What is the JC virus and what disease does it cause?

This is definitely an interesting pathogen, but one that many healthcare providers may not be familiar with. John Cunningham or JC virus (JCV) is a non-enveloped, double-stranded DNA virus that, following primary infection, undergoes latency in tonsillar tissue, renal tubular cells, bone marrow, or the brain. Seroprevalence studies suggest that >50% of adults over the age of 20 have been exposed to it (Ann Neurol 2015;77:560–70).

Although infection with JCV is typically mild or subclinical in immunocompetent patients, reactivation of latent virus may result in progressive multifocal leukoencephalopathy (PML) in patients who are immunocompromised (such as AIDS patients) or taking immune-modulating therapy. PML is a serious, and often fatal, neurologic disease characterized by progressive demyelination of the white matter of the brain resulting in cognitive decline, gait abnormalities, and seizures.

With the widespread use of highly active antiretroviral therapy in AIDS patients, the incidence of PML has dropped significantly (J Infect Dis 2009;199:77–83). However, over the past decade, cases of PML have been identified in individuals taking immune-modulatory drugs used to treat conditions such as multiple sclerosis (MS) or Crohn’s disease. This has led to a renewed interest in JCV and the laboratory methods used to diagnose this viral infection.

What lab tests can be used to diagnose JCV?

Although JCV can be recovered from primary human cells (e.g., embryonic cells) and peripheral blood mononuclear cells, routine viral cell culture for the diagnosis of JCV is not commonly performed in clinical laboratories. The laboratory methods that are routinely used include histopathology, in situ hybridization (ISH), real-time PCR, and serology.

Should serology be ordered as a non-invasive means of diagnosing PML?

This is an important question. Serology tests designed to detect anti-JCV antibodies should not be used to diagnose PML. This is because >50% of adults have been exposed to JCV and will be positive for IgG-class antibodies to this virus (Eur J Neurol 2014;21:299–304), even though the vast majority will never experience any symptoms. In other words, a positive serology only suggests prior exposure to JCV, and not necessarily that the virus is causing an illness in the patient.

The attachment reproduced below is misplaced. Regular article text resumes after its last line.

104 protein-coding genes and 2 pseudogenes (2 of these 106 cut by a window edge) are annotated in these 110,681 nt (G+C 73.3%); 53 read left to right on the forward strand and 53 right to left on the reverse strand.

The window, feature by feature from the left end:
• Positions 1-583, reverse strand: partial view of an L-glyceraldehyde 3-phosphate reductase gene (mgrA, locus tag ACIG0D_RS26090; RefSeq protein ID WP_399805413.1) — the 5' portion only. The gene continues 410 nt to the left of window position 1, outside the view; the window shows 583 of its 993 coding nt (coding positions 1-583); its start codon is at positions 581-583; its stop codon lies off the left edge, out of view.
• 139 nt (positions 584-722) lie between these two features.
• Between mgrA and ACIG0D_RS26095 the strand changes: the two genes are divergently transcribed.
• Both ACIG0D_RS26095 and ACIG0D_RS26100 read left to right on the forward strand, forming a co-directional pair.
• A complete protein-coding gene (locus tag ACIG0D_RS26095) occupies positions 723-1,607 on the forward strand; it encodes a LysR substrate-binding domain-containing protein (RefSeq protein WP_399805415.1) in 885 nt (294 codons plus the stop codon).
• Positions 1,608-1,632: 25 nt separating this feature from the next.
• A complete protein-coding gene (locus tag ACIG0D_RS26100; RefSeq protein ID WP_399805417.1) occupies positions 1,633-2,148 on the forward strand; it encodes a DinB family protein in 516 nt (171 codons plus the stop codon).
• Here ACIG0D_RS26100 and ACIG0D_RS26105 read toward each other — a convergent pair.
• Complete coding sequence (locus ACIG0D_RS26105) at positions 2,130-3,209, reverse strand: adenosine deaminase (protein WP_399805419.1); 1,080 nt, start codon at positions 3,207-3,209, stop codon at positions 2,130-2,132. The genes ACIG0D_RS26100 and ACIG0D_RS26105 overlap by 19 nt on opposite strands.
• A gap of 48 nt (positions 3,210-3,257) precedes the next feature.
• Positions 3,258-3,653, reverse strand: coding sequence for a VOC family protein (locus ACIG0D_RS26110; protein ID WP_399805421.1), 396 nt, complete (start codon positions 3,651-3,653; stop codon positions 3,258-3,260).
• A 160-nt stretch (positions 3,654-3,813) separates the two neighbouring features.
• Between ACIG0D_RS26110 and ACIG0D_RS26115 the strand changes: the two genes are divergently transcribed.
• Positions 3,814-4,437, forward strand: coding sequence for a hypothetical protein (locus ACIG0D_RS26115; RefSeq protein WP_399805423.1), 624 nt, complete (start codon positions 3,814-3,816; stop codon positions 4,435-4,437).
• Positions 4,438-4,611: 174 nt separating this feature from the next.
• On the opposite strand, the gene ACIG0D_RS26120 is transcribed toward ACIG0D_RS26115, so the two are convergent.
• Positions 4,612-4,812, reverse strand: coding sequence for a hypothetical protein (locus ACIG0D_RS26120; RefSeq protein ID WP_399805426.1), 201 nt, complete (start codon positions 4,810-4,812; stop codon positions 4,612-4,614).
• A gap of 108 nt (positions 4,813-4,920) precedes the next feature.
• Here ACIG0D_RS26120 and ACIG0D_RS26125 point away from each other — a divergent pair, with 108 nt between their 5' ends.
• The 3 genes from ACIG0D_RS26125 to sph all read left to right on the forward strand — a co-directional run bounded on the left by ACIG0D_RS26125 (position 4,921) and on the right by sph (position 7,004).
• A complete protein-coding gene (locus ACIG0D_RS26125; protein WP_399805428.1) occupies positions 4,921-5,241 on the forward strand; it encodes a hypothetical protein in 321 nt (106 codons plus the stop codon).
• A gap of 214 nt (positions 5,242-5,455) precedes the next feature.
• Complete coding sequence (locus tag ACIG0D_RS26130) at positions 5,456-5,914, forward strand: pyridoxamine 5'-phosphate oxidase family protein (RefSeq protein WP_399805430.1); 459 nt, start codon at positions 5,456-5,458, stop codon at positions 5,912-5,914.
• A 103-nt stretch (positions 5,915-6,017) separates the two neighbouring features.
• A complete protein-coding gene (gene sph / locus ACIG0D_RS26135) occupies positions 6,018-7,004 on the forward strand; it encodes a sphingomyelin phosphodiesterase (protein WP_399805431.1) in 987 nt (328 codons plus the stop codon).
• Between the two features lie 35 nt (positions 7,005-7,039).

However, serology is useful in screening patients for exposure to JCV prior to initiating certain immune-modulating therapies, such as natalizumab. Recently, an enzyme-linked immunoassay from Focus Diagnostics (Stratify JCV DxSelect) was cleared by the Food and Drug Administration for screening MS patients receiving or considering natalizumab therapy. The results of this test are used as an aid in risk stratification for the development of PML. Simply put, a positive result for anti-JCV antibodies indicates increased risk for possible development of PML in individuals being treated with natalizumab. In contrast, a negative result implies that an individual has not been exposed to JCV and is not at risk for developing PML unless exposed to the virus at a later time.

If serology is not recommended for the diagnosis of PML, what test(s) should be performed if PML is suspected?

Patients with progressive neurological symptoms who are immunosuppressed or on immune-modulatory therapy should have a brain MRI to assess for characteristic features of PML, such as high signal intensity in the cerebral gray-white matter junction. If these radiologic features are present, cerebrospinal fluid should be collected and tested by a validated JCV real-time PCR assay. If the result of the PCR is positive, the diagnosis of PML would be confirmed. However, if the JCV PCR is negative, a full workup for other potential etiologies such as malignancy should be completed. If the results of all tests are negative, a brain biopsy may be performed for histopathology and ISH using JCV-specific probes (Neurology 2013;80:1430–8).

Matthew J. Binnicker, PhD, D(ABMM), is director of clinical virology in the Division of Clinical Microbiology at the Mayo Clinic in Rochester, Minnesota.
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